By Isaac Murphy
Group One National Derby winner Oh Mickey hadn’t put a foot wrong since his January triumph, but the Clint Kratzmann trained youngster who turns two today faced his biggest test yet last Friday night in the open class heats of the Richmond Derby, but again stepped up to the plate a sizzling 30.52 first look at the track seeing him line up a live chance in this week’s Group Two Final.
“I drove him back from Sydney after he won the Derby, but this was his first significant trip away to a race at a track he’d never seen before,” Kratzmann said.
“Couple that with the fact he’s competing against open company, you could say I’ve thrown him in the deep end to a certain extent, but he’s learnt how to swim.”
Kratzmann took every precaution to get his prized cargo to the track and one hundred percent, but the daunting road trip proved no obstacle.
“We left at two in the morning on Friday had about four or five stops on the way down, to give him a drink and breakfast, all week I increased his food by fifteen percent to offset his weight loss,” he said.
“In the end it worked out perfectly he got down there in great condition, probably slept three quarters of the way it was a big relief to know he’s a good traveller.”
“With a dog like him that you know you’re going to be doing a fair bit of travel with to get to the top races it was a big deal to see him handle it.”
Oh Mickey was pipped by one hundredth of a second in his heat after almost leading the entire trip and after coming up with the eight in the final thought he was a real chance to lead again.
“I think the two early speed dogs in the race are King Cratos (7) and us (8), King Cratos can miss it on the odd occasion but I can certainly see us coming across with him early,” Kratzmann said.
“King Cratos is the dog to beat and I’m glad he’s out there with us and not getting a cushy run on the fence, if we can clear him early, he wants the fence and could clear the runway for us to that first turn.”
“You don’t want a Zipping Zeke on Tennessee Tiger on you’re hammer because they can come over the top, but I really believe if we can lead, we win the race, the full field plays to our favour.”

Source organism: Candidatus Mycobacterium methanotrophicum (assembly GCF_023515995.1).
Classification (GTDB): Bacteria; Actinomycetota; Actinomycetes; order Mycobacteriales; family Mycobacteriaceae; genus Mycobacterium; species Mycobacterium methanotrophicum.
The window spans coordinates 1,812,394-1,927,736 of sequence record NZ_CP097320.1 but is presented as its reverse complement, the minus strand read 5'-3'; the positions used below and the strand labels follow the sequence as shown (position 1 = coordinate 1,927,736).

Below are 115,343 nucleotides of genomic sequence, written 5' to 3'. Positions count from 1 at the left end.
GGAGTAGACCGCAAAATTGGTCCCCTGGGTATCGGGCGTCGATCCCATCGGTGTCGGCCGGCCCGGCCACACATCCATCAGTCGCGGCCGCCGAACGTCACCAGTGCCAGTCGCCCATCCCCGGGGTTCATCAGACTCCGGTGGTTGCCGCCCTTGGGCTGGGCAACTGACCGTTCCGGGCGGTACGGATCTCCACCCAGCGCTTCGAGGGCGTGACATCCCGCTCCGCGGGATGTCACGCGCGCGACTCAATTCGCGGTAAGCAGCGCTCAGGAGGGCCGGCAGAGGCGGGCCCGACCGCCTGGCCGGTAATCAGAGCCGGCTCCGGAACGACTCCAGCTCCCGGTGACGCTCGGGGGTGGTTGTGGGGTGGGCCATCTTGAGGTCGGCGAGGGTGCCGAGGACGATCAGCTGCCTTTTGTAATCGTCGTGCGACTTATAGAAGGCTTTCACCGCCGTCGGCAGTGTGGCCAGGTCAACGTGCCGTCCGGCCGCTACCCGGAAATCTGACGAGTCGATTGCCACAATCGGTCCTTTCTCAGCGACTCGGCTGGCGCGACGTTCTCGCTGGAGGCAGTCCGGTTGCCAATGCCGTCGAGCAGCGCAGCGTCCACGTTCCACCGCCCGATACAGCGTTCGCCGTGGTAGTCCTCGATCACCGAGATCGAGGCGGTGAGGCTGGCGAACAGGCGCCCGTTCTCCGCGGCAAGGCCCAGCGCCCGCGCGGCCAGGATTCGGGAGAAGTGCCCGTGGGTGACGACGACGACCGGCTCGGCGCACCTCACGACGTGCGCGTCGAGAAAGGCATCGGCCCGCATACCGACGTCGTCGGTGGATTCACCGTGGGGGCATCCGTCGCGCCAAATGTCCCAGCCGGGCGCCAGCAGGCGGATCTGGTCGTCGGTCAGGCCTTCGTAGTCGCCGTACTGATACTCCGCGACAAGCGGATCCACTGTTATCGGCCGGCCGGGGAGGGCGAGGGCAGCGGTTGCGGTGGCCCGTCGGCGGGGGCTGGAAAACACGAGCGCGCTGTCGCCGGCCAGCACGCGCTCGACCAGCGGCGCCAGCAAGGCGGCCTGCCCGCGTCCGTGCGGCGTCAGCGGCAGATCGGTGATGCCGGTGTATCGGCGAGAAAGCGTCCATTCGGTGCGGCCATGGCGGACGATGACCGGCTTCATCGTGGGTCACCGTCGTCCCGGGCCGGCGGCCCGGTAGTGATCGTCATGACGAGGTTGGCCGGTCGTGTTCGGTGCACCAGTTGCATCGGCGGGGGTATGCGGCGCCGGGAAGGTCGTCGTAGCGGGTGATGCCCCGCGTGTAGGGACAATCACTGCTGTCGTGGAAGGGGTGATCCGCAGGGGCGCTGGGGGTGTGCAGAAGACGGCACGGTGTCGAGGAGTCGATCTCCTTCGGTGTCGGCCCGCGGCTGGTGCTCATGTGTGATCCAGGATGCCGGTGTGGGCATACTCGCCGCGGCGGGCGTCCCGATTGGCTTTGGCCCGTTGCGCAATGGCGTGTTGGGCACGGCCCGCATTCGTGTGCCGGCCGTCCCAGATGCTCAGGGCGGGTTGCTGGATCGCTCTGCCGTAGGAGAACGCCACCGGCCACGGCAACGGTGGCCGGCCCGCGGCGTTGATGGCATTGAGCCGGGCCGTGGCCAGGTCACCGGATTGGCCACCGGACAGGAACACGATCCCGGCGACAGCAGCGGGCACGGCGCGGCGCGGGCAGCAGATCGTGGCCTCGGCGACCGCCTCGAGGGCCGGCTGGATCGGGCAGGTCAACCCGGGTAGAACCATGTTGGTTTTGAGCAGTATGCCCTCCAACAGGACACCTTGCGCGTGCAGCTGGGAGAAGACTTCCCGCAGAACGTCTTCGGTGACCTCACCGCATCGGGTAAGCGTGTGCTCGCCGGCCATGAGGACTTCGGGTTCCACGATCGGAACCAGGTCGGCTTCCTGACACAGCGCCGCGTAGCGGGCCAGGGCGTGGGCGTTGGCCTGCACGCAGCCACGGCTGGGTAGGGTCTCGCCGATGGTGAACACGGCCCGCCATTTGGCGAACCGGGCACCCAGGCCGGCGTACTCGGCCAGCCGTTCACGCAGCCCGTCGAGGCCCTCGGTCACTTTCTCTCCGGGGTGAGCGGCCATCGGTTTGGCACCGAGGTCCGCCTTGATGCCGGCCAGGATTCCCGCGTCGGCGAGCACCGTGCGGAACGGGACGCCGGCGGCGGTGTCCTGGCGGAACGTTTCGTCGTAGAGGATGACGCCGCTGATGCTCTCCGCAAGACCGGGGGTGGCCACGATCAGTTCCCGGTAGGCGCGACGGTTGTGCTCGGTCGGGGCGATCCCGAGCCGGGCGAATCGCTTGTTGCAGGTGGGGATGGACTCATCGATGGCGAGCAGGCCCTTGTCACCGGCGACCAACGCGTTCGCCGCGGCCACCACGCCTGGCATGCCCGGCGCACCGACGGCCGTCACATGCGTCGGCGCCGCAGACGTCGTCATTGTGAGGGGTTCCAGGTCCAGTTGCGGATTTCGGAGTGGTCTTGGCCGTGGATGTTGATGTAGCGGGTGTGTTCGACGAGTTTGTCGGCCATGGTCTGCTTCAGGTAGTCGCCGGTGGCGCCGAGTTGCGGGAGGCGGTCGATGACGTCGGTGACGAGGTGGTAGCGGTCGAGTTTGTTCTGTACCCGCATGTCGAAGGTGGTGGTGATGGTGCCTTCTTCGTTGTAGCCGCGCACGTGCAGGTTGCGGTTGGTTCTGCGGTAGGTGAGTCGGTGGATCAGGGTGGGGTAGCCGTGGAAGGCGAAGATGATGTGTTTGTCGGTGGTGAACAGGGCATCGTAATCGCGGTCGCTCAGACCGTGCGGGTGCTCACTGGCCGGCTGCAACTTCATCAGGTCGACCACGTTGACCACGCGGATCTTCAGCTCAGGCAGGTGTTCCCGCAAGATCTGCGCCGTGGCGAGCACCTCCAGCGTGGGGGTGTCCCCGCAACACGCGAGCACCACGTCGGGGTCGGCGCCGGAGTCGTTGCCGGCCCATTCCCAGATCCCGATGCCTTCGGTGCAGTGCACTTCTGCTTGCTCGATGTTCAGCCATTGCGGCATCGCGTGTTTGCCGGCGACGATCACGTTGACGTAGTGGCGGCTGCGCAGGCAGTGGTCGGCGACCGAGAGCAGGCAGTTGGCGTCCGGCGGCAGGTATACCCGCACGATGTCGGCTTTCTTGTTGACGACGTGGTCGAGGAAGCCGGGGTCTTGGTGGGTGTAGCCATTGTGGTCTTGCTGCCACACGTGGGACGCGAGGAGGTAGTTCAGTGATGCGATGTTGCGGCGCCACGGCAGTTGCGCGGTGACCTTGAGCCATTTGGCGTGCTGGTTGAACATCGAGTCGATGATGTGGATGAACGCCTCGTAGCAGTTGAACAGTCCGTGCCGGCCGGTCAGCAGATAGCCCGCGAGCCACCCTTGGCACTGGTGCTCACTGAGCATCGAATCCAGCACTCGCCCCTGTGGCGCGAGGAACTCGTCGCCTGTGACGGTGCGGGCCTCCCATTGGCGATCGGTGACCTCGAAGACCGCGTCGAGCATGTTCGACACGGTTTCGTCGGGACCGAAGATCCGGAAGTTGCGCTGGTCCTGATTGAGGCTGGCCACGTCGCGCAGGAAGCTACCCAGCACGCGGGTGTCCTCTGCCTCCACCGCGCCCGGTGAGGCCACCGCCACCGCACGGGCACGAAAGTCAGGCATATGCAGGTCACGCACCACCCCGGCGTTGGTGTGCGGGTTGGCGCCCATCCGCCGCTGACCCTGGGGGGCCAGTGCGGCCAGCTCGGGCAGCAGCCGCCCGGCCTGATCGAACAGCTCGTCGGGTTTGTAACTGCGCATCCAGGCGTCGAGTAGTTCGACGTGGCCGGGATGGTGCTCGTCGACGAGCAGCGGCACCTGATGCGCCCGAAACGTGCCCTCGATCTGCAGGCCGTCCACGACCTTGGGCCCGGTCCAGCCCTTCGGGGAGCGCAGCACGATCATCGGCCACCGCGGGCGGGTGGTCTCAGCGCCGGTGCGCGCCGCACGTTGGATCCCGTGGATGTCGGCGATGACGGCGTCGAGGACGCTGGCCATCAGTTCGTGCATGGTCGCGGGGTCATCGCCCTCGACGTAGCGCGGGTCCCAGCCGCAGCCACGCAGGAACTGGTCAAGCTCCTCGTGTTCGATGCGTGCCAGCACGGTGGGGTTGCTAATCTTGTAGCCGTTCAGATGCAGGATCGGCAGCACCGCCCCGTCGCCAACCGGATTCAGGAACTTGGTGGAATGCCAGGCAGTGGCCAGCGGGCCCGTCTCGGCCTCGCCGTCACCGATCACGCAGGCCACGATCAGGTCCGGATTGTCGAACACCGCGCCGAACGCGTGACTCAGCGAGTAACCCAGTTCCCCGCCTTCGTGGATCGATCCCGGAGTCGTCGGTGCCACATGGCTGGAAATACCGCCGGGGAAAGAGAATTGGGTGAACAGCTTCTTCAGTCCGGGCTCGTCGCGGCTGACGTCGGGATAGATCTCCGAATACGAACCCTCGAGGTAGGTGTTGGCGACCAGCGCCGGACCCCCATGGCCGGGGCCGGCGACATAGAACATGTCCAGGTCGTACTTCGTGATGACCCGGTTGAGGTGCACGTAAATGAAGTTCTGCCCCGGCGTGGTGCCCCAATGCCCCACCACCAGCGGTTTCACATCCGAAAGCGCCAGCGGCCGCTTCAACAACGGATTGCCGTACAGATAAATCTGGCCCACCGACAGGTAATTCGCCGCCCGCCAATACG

Mickey could have been forgiven for being a bit green seeing the unique Richmond circuit for the first time, Kratzmann’s first impressions telling him it would be a big ask.
“In the six weeks he was down with Troy Donaldson for the National Derby he got a look at Gosford and the Gardens, but at the stage the Richmond Derby didn’t seem like a race for him given it was open class, so it was his first look last Friday,” he said.
“I had a look around the track a couple of hours before the race, I knew the dimensions would be different than what we have at home, but I didn’t know just how different.”
“I’d describe it as a two turn one turn track if that makes sense, big sweeping corners the circumference is far larger than Albion Park, Ipswich or Wentworth Park for that matter.”
Not expecting such significant differences Kratzmann admitted there were moments of doubt before the heat, but it was all systems go for the Final.
“I was a bit concerned because apart from his box manners I look at him as a one speed high paced dog and on a track like Richmond it really gives backmarkers and strong six hundred metre dogs the chance to catch him as Tennessee Tiger did on Friday,” Kratzmann said.
“In saying that all my worries were gone after the run, to go out on foreign terrain and do that first time the extra fifteen metres and the configuration of the track didn’t bother him one bit.”
Kratzmann is adamant the Group Two Final isn’t beyond the ten start two-year-old this Friday night and plans to charge forward into some of Australia’s biggest races.
“It’s all about Friday night of course, then onto the Easter Egg and back up for our Winter Carnival in Brisbane,” he said.
“Hopefully we’re down here for a little longer if he can progress through the Easter Egg, but after that we’re looking at a good three months at home, where the good dogs have to come and face him on his turf.”
“The Brisbane Carnival is so jam packed with good races and outstanding prize money you don’t have to leave home; I think we’re both looking forward to it.”
A relative unknown on the national scene before his Group One win the dog from Brisbane North’s Warner has made an impression on some of the sport’s best.
“He’s starting to get the recognition he deserves, in the wash down area after the race Jason Magri who has King Cratos and Zipping Zeke in the final at their home track came to me and complemented the run saying dogs don’t just come here and do that first look,” Kratzmann said.
“At the box draw when we got the eight Peter Lagogiane came to me and said mate don’t worry about that you’re in this up to your eyeballs, for guys like that to share the same opinion you have of your dog is flattering.”
“It was another opportunity for me to observe a few top trainers turn out their dogs in immaculate condition and I’m slowly picking up little gems to incorporate into my routine.”